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Professor Miles Kimball from the University of Michigan recently spent a few weeks at The Treasury. Kimball has written a lot about the need for central banks and governments to be more active to overcoming the technological and/or legislative constraints that have allowed the near-zero lower bound to become a major constraint on monetary policy in much of the advanced world. Weak demand has been a major constraint in much of the West in recent years, and the limits on monetary policy have been a material part of that story. (Monetary policy mistakes, by central banks in places like the euro-area, Sweden and New Zealand haven’t helped.)
We had a good conversation about the ZLB issues while Kimball was here. My sense is that the ZLB issues are again becoming more pressing globally. That makes it highly regrettable that our Reserve Bank has done no pre-emptive work, and appears uninterested in…
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I blogged on the ‘Double Irish’ in 2014 and that this tax arrangement would be ended fully within four years.
Yesterday the European Commission ruled that a tax deal between the Irish government and Apple amounted to illegal state aid with Apple being ordered to pay a record-breaking €13bn (NZ$20bn) in back taxes to Ireland. Apple, the world’s biggest company, was paying a tax rate of just 1% and in 2014 was paying 0.005% when he usual corporate rate in Ireland is 12.5%. This equates to €50.00 tax for every €1 million earned.
The commission said Ireland’s tax arrangements – Double Irish – with Apple between 1991 and 2015 had allowed the US company to attribute sales to a “head office” that only existed on paper and could not have generated such profits. See below:
Double Irish is a tax avoidance procedure that some multinational corporations use to lower their…
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There is a case to be made for Revolver as the greatest album The Beatles ever made. It sounded unlike any Beatles record before or since. Their seventh studio album arrived on August 5, 1966; eight months after Rubber Soul and nine months before Sgt. Pepper’s Lonely Hearts Club Band. Rubber Soul was the record where the Beatle boys became Beatle men…as artists anyway. It’s the point where they began writing weightier lyrics, as well as incorporating different sounds into the mix. Of course Sgt. Pepper’s legendary music was extremely ambitious, top to bottom. It changed the way we consider rock albums. Sgt. Pepper’s, concept, the cover art…every facet of it made a statement of artistic expression.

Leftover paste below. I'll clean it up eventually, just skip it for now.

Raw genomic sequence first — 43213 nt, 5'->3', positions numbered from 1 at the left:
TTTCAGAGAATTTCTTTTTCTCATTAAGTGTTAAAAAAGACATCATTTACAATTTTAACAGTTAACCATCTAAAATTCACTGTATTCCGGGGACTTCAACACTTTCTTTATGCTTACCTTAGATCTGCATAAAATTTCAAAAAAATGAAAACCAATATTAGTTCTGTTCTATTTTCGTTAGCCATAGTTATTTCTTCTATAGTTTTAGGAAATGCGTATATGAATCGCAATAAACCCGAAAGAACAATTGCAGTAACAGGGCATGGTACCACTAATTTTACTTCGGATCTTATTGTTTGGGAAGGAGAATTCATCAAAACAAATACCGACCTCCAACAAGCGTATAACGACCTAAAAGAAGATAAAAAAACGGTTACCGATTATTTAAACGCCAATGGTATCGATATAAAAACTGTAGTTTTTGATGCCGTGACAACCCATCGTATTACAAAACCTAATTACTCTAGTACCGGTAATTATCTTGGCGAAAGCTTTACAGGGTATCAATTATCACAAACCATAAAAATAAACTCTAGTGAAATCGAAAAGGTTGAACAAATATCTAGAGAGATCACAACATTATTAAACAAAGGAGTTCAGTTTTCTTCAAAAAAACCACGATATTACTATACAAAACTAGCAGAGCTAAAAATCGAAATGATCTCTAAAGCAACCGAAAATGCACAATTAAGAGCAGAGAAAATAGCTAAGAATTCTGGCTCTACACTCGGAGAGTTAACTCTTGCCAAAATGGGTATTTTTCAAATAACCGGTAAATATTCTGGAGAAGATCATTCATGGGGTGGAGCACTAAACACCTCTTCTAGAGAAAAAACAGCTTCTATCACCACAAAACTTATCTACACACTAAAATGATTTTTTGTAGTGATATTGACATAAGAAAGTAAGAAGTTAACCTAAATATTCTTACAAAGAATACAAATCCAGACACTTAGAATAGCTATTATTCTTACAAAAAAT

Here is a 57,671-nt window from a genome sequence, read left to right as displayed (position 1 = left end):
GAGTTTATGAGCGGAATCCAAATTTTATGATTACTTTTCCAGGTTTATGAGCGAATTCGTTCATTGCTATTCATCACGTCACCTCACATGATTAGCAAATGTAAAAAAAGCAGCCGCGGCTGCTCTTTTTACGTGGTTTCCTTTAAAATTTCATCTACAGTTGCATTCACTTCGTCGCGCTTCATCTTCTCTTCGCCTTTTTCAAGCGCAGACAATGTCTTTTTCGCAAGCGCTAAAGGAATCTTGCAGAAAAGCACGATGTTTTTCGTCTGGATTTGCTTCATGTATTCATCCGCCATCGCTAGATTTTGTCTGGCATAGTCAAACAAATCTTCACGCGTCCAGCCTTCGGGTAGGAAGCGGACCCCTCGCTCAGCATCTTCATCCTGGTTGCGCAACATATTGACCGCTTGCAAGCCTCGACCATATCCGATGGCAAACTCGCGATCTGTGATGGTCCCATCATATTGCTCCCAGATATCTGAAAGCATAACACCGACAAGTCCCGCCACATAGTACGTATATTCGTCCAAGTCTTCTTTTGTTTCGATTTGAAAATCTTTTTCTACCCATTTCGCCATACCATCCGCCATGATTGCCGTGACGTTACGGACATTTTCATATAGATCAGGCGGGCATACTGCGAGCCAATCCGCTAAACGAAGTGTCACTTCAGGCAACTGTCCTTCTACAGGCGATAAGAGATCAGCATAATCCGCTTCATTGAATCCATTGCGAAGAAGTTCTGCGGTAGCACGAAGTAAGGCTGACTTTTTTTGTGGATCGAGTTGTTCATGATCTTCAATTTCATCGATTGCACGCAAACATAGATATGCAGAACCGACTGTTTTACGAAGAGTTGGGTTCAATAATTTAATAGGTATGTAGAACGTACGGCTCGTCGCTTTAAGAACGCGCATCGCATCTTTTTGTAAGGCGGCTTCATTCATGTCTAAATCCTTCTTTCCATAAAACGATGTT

But Revolver showed the band to be at full throttle; virtually bursting with excitement, cocky confidence and creativity. This record rocked with the exuberance of what it must have felt like…
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Our statist friends like high taxes for many reasons. They want to finance bigger government, and they also seem to resent successful people, so high tax rates are a win-win policy from their perspective.
They also like high tax rates to micromanage people’s behavior. They urge higher taxes on tobacco because they don’t like smoking. They want higher taxes on sugary products because they don’t like overweight people. They impose higher taxes on “adult entertainment” because…umm…let’s simply say they don’t like capitalist acts between consenting adults. And they impose higher taxes on tanning beds because…well, I’m not sure. Maybe they don’t like artificial sun.
Give their compulsion to control other people’s behavior, these leftists are very happy about what’s happened in Berkeley, California. According to a study published in the American Journal of Public Health, a new tax on sugary beverages has led to a significant reduction…